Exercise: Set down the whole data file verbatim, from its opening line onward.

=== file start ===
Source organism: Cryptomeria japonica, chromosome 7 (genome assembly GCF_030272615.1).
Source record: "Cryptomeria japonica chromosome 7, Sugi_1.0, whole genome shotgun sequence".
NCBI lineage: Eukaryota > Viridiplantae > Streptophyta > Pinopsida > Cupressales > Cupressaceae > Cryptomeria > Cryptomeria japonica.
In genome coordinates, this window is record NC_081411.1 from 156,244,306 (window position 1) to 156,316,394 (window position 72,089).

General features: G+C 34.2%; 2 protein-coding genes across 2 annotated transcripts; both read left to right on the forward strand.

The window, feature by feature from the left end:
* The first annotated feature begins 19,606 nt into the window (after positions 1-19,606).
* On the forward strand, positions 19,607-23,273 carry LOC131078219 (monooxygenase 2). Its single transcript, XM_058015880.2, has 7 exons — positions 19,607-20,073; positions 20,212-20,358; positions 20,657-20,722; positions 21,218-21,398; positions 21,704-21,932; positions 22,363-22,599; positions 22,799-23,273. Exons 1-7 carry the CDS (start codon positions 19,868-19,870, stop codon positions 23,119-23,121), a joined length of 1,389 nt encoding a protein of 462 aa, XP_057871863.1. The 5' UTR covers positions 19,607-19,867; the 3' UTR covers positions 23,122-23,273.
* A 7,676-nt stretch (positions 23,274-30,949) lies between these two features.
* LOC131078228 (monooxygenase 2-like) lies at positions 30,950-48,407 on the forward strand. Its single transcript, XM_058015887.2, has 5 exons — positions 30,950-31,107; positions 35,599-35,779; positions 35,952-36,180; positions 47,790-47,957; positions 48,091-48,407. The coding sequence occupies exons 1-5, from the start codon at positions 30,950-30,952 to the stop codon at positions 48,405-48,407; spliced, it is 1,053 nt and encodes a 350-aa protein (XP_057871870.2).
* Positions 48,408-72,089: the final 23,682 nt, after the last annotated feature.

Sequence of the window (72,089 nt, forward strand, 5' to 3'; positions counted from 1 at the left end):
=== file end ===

Source organism: Cryptomeria japonica, chromosome 7 (genome assembly GCF_030272615.1).
Source record: "Cryptomeria japonica chromosome 7, Sugi_1.0, whole genome shotgun sequence".
NCBI lineage: Eukaryota > Viridiplantae > Streptophyta > Pinopsida > Cupressales > Cupressaceae > Cryptomeria > Cryptomeria japonica.
In genome coordinates, this window is record NC_081411.1 from 156,244,306 (window position 1) to 156,316,394 (window position 72,089).

General features: G+C 34.2%; 2 protein-coding genes across 2 annotated transcripts; both read left to right on the forward strand.

The window, feature by feature from the left end:
* The first annotated feature begins 19,606 nt into the window (after positions 1-19,606).
* On the forward strand, positions 19,607-23,273 carry LOC131078219 (monooxygenase 2). Its single transcript, XM_058015880.2, has 7 exons — positions 19,607-20,073; positions 20,212-20,358; positions 20,657-20,722; positions 21,218-21,398; positions 21,704-21,932; positions 22,363-22,599; positions 22,799-23,273. Exons 1-7 carry the CDS (start codon positions 19,868-19,870, stop codon positions 23,119-23,121), a joined length of 1,389 nt encoding a protein of 462 aa, XP_057871863.1. The 5' UTR covers positions 19,607-19,867; the 3' UTR covers positions 23,122-23,273.
* A 7,676-nt stretch (positions 23,274-30,949) lies between these two features.
* LOC131078228 (monooxygenase 2-like) lies at positions 30,950-48,407 on the forward strand. Its single transcript, XM_058015887.2, has 5 exons — positions 30,950-31,107; positions 35,599-35,779; positions 35,952-36,180; positions 47,790-47,957; positions 48,091-48,407. The coding sequence occupies exons 1-5, from the start codon at positions 30,950-30,952 to the stop codon at positions 48,405-48,407; spliced, it is 1,053 nt and encodes a 350-aa protein (XP_057871870.2).
* Positions 48,408-72,089: the final 23,682 nt, after the last annotated feature.

Sequence of the window (72,089 nt, forward strand, 5' to 3'; positions counted from 1 at the left end):